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Main Milestones
2017
The Ocean Conference
2015
Addis Ababa Action Agenda
Sendai Framework for Disaster Risk Reduction
Transforming our world: the 2030 Agenda for Sustainable Development
Paris Agreement
2014
SIDS Accelerated Modalities of Action (SAMOA) Pathway
2013
High-level Political Forum on Sustainable Development
2012
United Nations Conference on Sustainable Development, RIO +20: the Future We Want
2010
Five-year review of the Mauritius Strategy of Implementation: MSI+5
2005
BPOA+10: Mauritius Strategy of Implementation
2002
World Summit on Sustainable (WSSD) Rio+10: Johannesburg Plan of Implementation
1999
Bardados Programme of Action (BPOA)+5
1997
UNGASS -19: Earth Summit +5
1994
Bardados Programme of Action (BPOA)
1993
Start of CSD
1992
United Nations Conference on Environment and Development: Agenda 21
1987
Our Common Future
1972
United Nations Conference on the Human Environment (Stockholm Conference)
Creation of UNEP
Transforming Land Management Globally
UNCCD, 2015
Combatting land degradation is a key component of the post 2015 development agenda. The linkage between land degradation and other global environmental challenges is more recognized than ever before. We must leverage the increasing attention being given to land to further promote sustainable land management and rehabilitation of degraded land as solutions to multiple environmental challenges.
Responding to the immediate challenge of how we sustainably intensify the production of food, fuel and fiber to meet future demand without the further degradation of our finite land resource base, Land Degradation Neutrality (LDN), which emerged from the UN Conference on Sustainable Development (Rio+20) in 2012, is a potential target to address this challenge.
Addressing drivers of land degradation and delivering related action could also enable the land-use sector to be a substantial element in the intended Nationally Determined Contributions (INDCs) under a new international climate change agreement. Similarly, implementing sustainable land management at scale will halt the loss of biodiversity as half of the Aichi biodiversity targets rely on better land management.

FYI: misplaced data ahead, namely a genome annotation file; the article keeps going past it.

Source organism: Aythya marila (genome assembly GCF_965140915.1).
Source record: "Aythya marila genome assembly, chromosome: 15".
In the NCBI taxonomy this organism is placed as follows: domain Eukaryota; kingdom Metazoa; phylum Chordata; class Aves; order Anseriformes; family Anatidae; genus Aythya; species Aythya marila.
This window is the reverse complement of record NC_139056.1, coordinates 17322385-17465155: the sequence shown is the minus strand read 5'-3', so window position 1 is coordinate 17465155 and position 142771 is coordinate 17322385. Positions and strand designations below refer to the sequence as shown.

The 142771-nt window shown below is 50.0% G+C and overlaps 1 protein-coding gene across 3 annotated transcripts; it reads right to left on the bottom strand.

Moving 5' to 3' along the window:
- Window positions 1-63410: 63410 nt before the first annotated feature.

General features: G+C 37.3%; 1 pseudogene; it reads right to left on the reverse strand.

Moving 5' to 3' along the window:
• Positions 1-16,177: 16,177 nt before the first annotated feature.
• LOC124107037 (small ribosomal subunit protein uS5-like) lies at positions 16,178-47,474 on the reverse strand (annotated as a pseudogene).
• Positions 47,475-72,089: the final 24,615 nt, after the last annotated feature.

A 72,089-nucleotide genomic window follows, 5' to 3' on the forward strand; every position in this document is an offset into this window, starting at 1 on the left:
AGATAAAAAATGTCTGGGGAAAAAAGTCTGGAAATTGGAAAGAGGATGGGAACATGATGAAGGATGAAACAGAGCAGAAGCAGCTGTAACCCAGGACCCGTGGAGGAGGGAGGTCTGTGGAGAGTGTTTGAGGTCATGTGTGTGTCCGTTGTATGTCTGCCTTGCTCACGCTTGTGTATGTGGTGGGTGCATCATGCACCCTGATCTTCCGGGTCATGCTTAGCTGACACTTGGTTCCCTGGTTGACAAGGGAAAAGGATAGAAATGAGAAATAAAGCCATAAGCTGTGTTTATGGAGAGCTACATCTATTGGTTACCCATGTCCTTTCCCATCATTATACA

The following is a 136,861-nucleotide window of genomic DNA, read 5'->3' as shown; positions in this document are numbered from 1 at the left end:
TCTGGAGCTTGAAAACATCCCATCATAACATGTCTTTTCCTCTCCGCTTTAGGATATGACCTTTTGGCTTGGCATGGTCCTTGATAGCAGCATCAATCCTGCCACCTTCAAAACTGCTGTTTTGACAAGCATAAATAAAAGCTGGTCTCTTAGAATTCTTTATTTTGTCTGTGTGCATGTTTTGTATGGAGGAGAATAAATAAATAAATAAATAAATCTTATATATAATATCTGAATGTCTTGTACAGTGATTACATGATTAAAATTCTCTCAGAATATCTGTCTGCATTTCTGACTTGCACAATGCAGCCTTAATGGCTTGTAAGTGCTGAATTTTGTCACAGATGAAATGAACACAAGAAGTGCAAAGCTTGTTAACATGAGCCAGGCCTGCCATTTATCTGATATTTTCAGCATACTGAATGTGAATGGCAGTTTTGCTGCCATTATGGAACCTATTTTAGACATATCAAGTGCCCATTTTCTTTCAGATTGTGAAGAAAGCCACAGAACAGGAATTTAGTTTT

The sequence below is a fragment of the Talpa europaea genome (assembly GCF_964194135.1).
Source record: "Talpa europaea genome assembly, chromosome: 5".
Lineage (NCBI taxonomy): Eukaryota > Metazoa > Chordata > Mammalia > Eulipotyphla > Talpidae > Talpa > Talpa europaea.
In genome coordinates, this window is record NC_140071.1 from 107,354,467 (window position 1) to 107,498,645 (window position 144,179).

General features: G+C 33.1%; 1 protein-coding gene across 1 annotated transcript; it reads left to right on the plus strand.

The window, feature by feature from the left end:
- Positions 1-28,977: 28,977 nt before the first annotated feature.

To spur action, GEF-6 funding has been made even more accessible to many land degradation affected countries, through the simplification of application and expedited approval processes. For GEF-6, a total USD346 million of the Land Degradation Focal area resources has been allocated to 144 eligible countries and a further USD85 million made available through regional and global set-asides, including UNCCD enabling activities.
The GEF Financing for Enabling Activities under the UNCCD provided critical funding for the implementation of the Convention during the last GEF Replenishment Phase. Now the new Phase - the Sixth GEF Replenishment Phase (GEF-6) - has started, and we encourage countries to access this important funding opportunity for sustainable land management efforts.
This booklet is a useful one-stop information source not only for the UNCCD National Focal Points but also for anyone who intends to design projects on sustainable land management for submission to the GEF. We hope that this booklet motivates stakeholders to take advantage of the multiple funding opportunities provided by the GEF.

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